National Institute of Alcohol Abuse and Alcoholism: COVID-19 means long stretch of stormy weather for people with alcohol and substance use disorders

National Institute of Alcohol Abuse and Alcoholism: COVID-19 means long stretch of stormy weather for people with alcohol and substance use disorders. “The ongoing COVID-19 pandemic has created an environment that is particularly problematic for individuals with alcohol and substance use disorders (ASUD), according to physician scientists at the National Institutes of Health. In a commentary now online in the American Journal of Psychiatry, the researchers liken the global coronavirus emergency to a ‘perfect storm,’ with dire consequences for ASUD prevention and treatment that may endure after the pandemic.”

CNET: Google Maps adds tools to find drug addiction recovery resources

CNET: Google Maps adds tools to find drug addiction recovery resources. “Google on Thursday said it’s adding tools to its Maps app to help people recover from drug addiction. The search giant said it launching a new feature for Google Maps that shows people where to go to attend more than 83,000 recovery meetings, including Alcoholics Anonymous and Narcotics Anonymous gatherings. The meetings take place in more than 33,000 locations, such as community centers or churches.”

PR Newswire: Pharmacists for Healthier Lives Partner Creates National Database Highlighting Activities Addressing Opioid Crisis (PRESS RELEASE)

PR Newswire: Pharmacists for Healthier Lives Partner Creates National Database Highlighting Activities Addressing Opioid Crisis (PRESS RELEASE). “Pharmacists for Healthier Lives (PfHL) – a coalition of pharmacy organizations seeking to raise consumer awareness of the full-range of essential healthcare services pharmacists provide each day – announced today the release of a report outlining activities for stemming the opioid crisis from more than 100 pharmacy schools from across the country.”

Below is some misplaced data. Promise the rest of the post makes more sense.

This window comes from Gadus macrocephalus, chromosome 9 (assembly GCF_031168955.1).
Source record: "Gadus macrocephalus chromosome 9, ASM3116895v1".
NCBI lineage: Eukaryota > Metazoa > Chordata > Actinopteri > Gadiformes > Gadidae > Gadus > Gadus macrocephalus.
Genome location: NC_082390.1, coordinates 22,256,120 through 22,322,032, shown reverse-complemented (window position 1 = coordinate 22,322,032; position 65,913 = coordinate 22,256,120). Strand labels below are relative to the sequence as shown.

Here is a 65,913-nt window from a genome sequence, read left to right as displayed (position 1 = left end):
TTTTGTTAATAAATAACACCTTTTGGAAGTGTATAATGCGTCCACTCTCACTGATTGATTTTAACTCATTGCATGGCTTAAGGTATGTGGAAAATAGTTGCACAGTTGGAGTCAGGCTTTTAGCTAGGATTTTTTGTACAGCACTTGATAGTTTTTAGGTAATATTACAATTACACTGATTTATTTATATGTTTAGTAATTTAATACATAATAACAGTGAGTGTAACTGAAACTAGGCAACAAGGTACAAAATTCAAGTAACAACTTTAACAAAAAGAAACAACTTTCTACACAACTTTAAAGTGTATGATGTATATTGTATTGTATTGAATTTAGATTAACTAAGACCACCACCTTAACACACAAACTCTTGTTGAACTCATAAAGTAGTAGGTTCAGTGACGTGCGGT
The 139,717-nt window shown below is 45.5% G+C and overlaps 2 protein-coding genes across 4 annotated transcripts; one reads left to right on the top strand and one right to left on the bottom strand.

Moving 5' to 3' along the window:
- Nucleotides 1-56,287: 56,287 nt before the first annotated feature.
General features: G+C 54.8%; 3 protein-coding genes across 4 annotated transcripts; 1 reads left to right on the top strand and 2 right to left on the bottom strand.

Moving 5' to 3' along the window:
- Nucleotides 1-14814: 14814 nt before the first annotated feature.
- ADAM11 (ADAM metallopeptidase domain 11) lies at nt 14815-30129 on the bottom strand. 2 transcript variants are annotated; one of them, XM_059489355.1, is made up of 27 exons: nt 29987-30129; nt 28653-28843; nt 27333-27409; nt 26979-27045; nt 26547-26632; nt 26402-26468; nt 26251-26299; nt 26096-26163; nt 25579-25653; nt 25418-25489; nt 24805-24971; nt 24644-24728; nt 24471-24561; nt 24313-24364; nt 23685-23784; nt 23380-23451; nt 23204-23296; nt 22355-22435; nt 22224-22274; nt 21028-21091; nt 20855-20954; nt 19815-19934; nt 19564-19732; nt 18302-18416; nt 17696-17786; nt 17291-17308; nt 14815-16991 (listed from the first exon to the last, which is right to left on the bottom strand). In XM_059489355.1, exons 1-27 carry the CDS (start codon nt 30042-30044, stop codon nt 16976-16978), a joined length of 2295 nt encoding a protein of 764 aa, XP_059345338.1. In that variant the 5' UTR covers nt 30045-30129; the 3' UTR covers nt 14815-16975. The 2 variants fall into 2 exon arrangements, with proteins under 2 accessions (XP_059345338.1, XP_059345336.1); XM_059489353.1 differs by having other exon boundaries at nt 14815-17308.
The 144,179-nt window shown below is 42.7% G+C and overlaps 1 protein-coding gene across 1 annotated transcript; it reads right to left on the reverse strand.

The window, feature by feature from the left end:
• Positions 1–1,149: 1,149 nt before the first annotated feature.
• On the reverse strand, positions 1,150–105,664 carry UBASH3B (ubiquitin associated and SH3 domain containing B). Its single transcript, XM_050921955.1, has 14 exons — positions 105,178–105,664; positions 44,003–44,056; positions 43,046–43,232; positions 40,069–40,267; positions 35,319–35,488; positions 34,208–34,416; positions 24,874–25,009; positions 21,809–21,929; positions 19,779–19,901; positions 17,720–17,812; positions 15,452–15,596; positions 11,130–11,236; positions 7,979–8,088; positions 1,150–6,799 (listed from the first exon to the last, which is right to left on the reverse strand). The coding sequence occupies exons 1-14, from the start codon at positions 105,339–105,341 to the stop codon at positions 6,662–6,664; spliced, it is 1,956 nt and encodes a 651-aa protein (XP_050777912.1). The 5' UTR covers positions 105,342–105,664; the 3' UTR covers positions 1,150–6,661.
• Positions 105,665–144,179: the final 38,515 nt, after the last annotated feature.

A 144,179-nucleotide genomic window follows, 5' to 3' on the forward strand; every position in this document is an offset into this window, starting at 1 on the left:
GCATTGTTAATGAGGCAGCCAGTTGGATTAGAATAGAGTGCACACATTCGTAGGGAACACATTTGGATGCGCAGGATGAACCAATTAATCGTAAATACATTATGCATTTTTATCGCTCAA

Quartz: Scientists used Google searches to predict heroin overdoses

Quartz: Scientists used Google searches to predict heroin overdoses. “The United States is in the midst of an opioid crisis. Every day, over 100 people die from opioid overdoses, according to the US Centers for Disease Control and Prevention. But what if we could know about overdoses before they happen? Scientists in California have opened the possibility of having such preemptive knowledge by creating a model that uses Google searches to predict overdoses from heroin.”

New York Times: How Do You Recover After Millions Have Watched You Overdose?

New York Times: How Do You Recover After Millions Have Watched You Overdose?. “The first time Kelmae Hemphill watched herself overdose, she sobbed. There she was in a shaky video filmed by her own heroin dealer, sprawled out on a New Jersey road while a stranger pounded on her chest. ‘Come on, girl,’ someone pleaded. Ms. Hemphill’s 11-year drug addiction, her criminal record, her struggles as a mother — they were now everybody’s business, splashed across the news and social media with a new genre of American horror film: the overdose video.”